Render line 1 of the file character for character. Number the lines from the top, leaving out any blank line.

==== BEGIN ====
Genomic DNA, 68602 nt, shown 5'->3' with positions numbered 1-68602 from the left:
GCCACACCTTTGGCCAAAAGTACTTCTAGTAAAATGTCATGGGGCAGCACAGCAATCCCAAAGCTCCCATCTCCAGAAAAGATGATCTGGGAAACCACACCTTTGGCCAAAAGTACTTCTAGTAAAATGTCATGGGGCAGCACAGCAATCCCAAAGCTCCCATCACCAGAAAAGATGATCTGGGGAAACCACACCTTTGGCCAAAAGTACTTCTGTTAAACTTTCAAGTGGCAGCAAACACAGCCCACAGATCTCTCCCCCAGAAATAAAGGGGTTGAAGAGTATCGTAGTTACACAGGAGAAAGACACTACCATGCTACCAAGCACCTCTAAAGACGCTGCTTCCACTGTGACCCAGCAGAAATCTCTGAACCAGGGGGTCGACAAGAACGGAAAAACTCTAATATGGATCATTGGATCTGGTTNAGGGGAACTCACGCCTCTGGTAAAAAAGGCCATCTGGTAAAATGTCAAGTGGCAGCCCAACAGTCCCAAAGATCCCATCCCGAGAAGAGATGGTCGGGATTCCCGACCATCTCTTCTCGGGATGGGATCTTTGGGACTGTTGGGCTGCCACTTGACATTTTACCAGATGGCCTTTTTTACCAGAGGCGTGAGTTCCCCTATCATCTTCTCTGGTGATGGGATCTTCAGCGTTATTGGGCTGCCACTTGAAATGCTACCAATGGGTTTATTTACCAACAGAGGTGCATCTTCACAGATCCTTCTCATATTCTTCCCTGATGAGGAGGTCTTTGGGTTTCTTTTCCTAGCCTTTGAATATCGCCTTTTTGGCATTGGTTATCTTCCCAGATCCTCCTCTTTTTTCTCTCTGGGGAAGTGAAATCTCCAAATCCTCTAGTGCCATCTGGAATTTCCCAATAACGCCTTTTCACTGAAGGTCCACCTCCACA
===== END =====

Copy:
Genomic DNA, 68602 nt, shown 5'->3' with positions numbered 1-68602 from the left: